Aside from all of man’s innovations, however, the spotlight has to shine equally bright on its most important counterpart – the bowler. Never before have there been so many participants in a single sport or recreational activity. It is estimated that 1 out of every 3 persons takes part regularly in some form of bowling. And never before have there been so many incentives. Today’s most serious and competitive bowlers have an excellent opportunity to add to their income while enjoying a favorite pastime. Such promotions as television, state tournaments, Pro Bowlers tour, interstate and local tournaments are but a few of the many activities available through all MBA member bowling establishments
Financial rewards and media exposure have played an important part in inspiring bowlers to achieve incredible results. Practice, concentration and determination are the key words for those seeking “professional” status
One would agree that the modern technology combined with individual skills can be credited to today’s much improved scores and increasing popularity.
But for the most part, candlepin bowling spells enjoyment for all ages. For those who are not competitively motivated, having fun is the ideal inducement. Family participation and social gathering make up a large part of the bowling population. Unlike tenpins, youngsters and old-timers alike adapt to this “small ball” game with ease.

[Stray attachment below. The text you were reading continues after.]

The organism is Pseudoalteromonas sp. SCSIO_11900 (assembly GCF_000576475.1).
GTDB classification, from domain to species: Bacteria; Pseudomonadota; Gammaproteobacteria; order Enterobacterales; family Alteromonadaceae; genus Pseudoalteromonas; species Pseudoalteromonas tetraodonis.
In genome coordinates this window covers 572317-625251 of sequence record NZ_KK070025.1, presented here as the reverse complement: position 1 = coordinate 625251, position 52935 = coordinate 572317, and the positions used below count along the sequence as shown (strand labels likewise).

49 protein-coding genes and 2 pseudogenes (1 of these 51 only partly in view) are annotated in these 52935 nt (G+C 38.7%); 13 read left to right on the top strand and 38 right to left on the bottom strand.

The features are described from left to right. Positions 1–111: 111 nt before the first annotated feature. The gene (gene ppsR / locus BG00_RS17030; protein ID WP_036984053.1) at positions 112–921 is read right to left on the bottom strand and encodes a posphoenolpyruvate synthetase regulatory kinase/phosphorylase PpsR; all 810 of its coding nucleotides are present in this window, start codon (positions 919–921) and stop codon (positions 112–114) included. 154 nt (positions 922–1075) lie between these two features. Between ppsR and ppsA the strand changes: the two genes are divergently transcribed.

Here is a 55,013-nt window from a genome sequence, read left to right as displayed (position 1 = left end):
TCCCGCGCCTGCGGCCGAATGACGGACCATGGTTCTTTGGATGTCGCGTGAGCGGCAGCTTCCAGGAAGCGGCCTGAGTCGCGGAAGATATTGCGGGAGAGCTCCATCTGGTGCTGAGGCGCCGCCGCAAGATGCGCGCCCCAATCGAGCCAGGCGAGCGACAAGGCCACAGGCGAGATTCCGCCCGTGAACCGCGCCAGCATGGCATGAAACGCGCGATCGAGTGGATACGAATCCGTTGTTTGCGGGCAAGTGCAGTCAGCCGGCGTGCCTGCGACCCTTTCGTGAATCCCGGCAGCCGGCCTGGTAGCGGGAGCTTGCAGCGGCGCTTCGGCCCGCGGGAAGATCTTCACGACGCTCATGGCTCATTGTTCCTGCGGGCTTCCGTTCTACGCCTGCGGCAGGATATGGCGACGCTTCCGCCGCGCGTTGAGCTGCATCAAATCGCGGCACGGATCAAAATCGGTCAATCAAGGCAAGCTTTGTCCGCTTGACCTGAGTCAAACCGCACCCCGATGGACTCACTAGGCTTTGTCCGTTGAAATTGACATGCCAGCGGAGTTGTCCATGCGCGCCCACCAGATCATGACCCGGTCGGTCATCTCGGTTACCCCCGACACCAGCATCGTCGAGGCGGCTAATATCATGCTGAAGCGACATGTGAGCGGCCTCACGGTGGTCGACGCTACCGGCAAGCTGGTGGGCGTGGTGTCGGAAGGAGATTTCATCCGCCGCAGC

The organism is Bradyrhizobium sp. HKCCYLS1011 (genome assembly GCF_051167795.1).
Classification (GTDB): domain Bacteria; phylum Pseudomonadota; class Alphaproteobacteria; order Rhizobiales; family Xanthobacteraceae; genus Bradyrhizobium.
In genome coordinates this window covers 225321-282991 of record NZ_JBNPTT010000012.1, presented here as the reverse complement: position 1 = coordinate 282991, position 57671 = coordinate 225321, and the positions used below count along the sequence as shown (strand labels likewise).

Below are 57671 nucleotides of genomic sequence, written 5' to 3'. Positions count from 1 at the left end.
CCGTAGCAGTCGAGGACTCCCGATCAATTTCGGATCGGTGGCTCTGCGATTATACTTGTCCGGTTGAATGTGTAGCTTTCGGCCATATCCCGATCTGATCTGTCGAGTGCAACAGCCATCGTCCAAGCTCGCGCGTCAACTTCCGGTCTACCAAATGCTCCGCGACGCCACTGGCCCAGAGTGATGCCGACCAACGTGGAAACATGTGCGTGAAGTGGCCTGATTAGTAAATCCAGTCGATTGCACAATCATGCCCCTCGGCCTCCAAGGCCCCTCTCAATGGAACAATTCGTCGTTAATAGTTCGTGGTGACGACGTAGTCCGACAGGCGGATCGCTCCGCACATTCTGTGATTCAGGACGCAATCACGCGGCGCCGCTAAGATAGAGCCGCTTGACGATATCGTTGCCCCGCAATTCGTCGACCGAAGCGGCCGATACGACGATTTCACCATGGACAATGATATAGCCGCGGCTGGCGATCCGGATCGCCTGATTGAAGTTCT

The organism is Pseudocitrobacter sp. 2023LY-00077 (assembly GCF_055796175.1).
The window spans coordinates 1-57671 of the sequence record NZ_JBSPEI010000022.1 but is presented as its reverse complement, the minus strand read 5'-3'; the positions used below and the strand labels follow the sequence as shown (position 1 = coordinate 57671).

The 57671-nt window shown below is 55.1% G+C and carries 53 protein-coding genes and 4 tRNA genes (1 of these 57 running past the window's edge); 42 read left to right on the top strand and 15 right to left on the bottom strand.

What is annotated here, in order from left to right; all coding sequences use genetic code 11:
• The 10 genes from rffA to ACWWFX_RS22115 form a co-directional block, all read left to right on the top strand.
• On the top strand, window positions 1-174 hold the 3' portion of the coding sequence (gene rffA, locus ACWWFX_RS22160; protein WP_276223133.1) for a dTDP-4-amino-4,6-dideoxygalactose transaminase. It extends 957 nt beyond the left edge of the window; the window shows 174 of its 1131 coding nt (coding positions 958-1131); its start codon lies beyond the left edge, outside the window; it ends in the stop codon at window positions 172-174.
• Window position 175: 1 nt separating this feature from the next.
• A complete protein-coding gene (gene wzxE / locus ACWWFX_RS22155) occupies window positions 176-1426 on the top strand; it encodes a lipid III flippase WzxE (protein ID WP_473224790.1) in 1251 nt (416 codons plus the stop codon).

In spite of fluctuating economic trends over the years, and especially during high inflation and recession periods, candlepin bowling has always been considered one of the days best buys. Perhaps this is the reason that candlepin bowling centers have often been referred to as the “poor man’s country club”.
Although the game of candlepins is confined to a relatively small section of New England, proprietors defend their game and their territory fiercely…and rightfully so. To them, the game of candlepins offers the most challenging of all indoor sports.
Consider, if you will, that in more than 100 years of candlepin bowling, no one has yet to achieve a perfect “300” game. What’s more, it’s unlikely that anyone ever will.(The record single game score recognized by the MBA is 245 for the men and 196 for the women). With this elusive goal ever present, “challenging” does indeed describe this game of uncanny skill.
By Silvio Angelotti